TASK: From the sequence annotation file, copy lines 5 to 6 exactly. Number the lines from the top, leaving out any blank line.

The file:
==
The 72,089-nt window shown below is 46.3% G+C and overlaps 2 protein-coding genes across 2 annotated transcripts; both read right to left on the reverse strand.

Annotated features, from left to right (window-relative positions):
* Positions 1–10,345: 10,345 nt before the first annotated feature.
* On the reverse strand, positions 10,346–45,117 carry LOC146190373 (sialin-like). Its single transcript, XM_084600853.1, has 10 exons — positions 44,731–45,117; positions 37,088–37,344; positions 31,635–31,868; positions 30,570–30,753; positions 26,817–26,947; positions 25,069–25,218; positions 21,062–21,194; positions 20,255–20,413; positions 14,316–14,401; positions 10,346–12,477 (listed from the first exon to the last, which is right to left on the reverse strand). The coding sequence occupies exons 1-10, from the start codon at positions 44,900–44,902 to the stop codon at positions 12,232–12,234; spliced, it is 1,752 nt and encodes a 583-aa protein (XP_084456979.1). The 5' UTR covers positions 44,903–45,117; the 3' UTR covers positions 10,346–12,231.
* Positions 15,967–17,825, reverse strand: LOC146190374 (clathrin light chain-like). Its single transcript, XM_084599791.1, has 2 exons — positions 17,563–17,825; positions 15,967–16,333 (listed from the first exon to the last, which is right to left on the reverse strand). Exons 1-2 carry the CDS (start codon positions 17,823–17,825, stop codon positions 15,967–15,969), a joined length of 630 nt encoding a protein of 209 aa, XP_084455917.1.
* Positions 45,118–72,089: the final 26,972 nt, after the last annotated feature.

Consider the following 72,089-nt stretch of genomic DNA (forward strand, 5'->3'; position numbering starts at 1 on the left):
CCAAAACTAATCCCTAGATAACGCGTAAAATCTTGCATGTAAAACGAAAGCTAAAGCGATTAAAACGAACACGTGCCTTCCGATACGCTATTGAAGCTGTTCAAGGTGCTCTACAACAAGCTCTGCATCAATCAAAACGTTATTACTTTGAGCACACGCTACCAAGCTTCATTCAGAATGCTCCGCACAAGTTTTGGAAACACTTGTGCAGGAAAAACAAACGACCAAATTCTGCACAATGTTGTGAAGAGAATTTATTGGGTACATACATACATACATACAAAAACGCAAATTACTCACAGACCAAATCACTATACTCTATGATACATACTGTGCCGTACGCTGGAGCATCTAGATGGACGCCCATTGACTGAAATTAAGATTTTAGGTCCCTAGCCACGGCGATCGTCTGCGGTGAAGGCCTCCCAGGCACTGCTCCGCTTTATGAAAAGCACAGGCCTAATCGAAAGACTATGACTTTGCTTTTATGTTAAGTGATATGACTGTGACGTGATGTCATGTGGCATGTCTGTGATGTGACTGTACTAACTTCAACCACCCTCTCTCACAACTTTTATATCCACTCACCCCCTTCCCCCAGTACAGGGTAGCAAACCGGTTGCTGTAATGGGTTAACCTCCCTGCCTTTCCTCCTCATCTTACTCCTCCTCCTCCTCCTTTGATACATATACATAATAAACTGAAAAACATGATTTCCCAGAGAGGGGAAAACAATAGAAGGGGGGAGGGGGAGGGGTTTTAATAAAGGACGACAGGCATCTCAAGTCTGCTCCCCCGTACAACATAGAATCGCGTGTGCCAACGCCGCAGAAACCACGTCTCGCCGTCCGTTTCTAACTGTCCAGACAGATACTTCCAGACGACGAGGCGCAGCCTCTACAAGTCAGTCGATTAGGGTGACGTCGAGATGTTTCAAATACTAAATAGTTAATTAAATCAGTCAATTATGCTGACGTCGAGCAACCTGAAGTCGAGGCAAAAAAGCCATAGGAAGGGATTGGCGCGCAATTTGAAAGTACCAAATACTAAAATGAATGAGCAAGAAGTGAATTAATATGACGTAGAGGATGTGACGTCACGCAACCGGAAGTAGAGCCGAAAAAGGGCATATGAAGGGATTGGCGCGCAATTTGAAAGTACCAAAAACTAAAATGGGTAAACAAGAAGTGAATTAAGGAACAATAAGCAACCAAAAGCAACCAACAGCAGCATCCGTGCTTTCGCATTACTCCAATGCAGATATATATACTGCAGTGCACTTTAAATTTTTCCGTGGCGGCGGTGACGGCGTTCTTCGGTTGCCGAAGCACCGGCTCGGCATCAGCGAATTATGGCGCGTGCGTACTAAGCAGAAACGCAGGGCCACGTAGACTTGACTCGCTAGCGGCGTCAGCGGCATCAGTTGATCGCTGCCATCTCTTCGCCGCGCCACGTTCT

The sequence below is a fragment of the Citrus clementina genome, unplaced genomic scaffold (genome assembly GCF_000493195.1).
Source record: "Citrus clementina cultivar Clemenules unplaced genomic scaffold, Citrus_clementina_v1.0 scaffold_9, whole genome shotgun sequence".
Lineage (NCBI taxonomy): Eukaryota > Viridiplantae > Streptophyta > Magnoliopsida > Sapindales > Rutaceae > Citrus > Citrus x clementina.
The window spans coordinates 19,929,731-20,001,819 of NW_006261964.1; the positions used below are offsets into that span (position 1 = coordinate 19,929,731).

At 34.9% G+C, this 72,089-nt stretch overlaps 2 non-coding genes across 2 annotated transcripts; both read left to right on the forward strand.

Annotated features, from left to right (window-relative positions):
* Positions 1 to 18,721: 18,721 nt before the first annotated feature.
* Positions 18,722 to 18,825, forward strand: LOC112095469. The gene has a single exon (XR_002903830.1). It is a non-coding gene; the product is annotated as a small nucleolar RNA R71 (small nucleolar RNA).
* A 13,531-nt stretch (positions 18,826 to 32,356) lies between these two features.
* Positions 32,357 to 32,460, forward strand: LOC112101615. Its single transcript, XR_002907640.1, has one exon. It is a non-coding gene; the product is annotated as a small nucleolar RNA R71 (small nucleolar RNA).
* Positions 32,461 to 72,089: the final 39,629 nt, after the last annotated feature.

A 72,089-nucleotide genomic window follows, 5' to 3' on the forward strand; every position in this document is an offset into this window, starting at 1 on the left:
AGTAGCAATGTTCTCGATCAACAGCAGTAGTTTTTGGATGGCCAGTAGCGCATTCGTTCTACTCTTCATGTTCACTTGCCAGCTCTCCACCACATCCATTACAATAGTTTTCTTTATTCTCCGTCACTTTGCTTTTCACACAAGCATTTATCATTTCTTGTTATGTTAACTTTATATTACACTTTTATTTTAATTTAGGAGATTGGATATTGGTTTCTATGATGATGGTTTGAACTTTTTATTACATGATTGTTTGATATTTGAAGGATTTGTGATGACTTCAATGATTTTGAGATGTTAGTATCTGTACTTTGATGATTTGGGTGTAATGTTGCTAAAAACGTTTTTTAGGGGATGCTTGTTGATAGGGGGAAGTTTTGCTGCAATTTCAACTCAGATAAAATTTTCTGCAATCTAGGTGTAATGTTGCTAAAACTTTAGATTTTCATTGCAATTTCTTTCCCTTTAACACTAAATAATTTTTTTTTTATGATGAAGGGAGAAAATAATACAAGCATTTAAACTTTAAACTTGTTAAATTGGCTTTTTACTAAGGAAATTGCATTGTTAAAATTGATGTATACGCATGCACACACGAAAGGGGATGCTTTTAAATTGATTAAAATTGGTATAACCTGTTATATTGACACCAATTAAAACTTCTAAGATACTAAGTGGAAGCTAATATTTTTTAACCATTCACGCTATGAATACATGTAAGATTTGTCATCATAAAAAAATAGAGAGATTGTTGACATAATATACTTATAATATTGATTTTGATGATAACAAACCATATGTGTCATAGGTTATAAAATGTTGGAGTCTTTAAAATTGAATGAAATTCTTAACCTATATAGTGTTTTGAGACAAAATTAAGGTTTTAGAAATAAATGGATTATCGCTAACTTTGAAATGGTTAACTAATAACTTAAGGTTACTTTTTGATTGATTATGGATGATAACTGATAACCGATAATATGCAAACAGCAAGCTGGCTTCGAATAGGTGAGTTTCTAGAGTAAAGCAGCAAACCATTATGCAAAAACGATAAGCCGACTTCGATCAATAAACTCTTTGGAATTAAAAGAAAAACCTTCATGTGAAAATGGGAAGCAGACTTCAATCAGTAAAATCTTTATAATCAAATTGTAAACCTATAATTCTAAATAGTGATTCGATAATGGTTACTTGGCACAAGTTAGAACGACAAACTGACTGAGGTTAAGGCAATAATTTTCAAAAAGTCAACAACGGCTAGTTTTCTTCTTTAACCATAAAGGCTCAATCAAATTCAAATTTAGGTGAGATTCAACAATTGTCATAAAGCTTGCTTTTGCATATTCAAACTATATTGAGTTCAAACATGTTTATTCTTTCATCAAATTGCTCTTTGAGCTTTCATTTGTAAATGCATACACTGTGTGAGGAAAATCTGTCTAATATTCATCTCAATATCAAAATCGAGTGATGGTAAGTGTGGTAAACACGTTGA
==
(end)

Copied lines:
* Positions 15,967–17,825, reverse strand: LOC146190374 (clathrin light chain-like). Its single transcript, XM_084599791.1, has 2 exons — positions 17,563–17,825; positions 15,967–16,333 (listed from the first exon to the last, which is right to left on the reverse strand). Exons 1-2 carry the CDS (start codon positions 17,823–17,825, stop codon positions 15,967–15,969), a joined length of 630 nt encoding a protein of 209 aa, XP_084455917.1.
* Positions 45,118–72,089: the final 26,972 nt, after the last annotated feature.